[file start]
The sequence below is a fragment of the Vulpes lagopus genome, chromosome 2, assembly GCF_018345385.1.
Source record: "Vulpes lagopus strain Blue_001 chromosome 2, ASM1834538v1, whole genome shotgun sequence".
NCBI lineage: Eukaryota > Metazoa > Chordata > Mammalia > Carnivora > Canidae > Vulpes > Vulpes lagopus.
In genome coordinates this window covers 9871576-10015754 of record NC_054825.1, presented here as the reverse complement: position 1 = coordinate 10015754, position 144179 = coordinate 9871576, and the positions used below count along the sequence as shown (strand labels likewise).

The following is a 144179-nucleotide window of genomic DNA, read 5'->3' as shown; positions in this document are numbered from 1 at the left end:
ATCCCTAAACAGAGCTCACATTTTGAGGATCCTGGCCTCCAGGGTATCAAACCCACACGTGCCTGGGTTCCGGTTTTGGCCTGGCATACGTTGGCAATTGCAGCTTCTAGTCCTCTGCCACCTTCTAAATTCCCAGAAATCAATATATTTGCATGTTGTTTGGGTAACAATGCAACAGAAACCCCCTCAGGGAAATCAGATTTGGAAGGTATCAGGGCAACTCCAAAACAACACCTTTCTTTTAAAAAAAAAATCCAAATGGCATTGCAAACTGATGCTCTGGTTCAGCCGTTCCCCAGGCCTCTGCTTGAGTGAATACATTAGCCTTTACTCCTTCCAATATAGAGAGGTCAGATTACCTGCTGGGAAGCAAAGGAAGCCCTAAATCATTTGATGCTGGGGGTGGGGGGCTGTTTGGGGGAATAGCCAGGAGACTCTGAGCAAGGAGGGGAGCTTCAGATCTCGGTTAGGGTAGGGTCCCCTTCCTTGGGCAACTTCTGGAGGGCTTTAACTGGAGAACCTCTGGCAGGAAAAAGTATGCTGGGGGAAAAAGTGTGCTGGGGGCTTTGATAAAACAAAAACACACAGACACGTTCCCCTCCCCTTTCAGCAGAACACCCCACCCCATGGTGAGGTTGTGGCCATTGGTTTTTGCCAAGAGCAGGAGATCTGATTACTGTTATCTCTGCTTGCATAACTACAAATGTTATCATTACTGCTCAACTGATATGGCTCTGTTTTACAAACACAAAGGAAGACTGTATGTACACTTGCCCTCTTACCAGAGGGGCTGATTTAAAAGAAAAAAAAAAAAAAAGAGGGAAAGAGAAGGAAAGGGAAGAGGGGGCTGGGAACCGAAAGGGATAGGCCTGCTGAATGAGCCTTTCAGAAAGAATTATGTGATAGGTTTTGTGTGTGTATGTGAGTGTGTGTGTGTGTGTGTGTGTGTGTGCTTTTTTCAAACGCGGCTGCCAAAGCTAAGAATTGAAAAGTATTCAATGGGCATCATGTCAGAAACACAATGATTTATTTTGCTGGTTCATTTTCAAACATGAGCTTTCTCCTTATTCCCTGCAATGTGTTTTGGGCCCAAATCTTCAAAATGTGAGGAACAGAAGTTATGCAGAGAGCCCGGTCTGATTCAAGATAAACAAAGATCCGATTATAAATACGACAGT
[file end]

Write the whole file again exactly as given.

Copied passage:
The sequence below is a fragment of the Vulpes lagopus genome, chromosome 2, assembly GCF_018345385.1.
Source record: "Vulpes lagopus strain Blue_001 chromosome 2, ASM1834538v1, whole genome shotgun sequence".
NCBI lineage: Eukaryota > Metazoa > Chordata > Mammalia > Carnivora > Canidae > Vulpes > Vulpes lagopus.
In genome coordinates this window covers 9871576-10015754 of record NC_054825.1, presented here as the reverse complement: position 1 = coordinate 10015754, position 144179 = coordinate 9871576, and the positions used below count along the sequence as shown (strand labels likewise).

The following is a 144179-nucleotide window of genomic DNA, read 5'->3' as shown; positions in this document are numbered from 1 at the left end:
ATCCCTAAACAGAGCTCACATTTTGAGGATCCTGGCCTCCAGGGTATCAAACCCACACGTGCCTGGGTTCCGGTTTTGGCCTGGCATACGTTGGCAATTGCAGCTTCTAGTCCTCTGCCACCTTCTAAATTCCCAGAAATCAATATATTTGCATGTTGTTTGGGTAACAATGCAACAGAAACCCCCTCAGGGAAATCAGATTTGGAAGGTATCAGGGCAACTCCAAAACAACACCTTTCTTTTAAAAAAAAAATCCAAATGGCATTGCAAACTGATGCTCTGGTTCAGCCGTTCCCCAGGCCTCTGCTTGAGTGAATACATTAGCCTTTACTCCTTCCAATATAGAGAGGTCAGATTACCTGCTGGGAAGCAAAGGAAGCCCTAAATCATTTGATGCTGGGGGTGGGGGGCTGTTTGGGGGAATAGCCAGGAGACTCTGAGCAAGGAGGGGAGCTTCAGATCTCGGTTAGGGTAGGGTCCCCTTCCTTGGGCAACTTCTGGAGGGCTTTAACTGGAGAACCTCTGGCAGGAAAAAGTATGCTGGGGGAAAAAGTGTGCTGGGGGCTTTGATAAAACAAAAACACACAGACACGTTCCCCTCCCCTTTCAGCAGAACACCCCACCCCATGGTGAGGTTGTGGCCATTGGTTTTTGCCAAGAGCAGGAGATCTGATTACTGTTATCTCTGCTTGCATAACTACAAATGTTATCATTACTGCTCAACTGATATGGCTCTGTTTTACAAACACAAAGGAAGACTGTATGTACACTTGCCCTCTTACCAGAGGGGCTGATTTAAAAGAAAAAAAAAAAAAAAGAGGGAAAGAGAAGGAAAGGGAAGAGGGGGCTGGGAACCGAAAGGGATAGGCCTGCTGAATGAGCCTTTCAGAAAGAATTATGTGATAGGTTTTGTGTGTGTATGTGAGTGTGTGTGTGTGTGTGTGTGTGTGTGCTTTTTTCAAACGCGGCTGCCAAAGCTAAGAATTGAAAAGTATTCAATGGGCATCATGTCAGAAACACAATGATTTATTTTGCTGGTTCATTTTCAAACATGAGCTTTCTCCTTATTCCCTGCAATGTGTTTTGGGCCCAAATCTTCAAAATGTGAGGAACAGAAGTTATGCAGAGAGCCCGGTCTGATTCAAGATAAACAAAGATCCGATTATAAATACGACAGT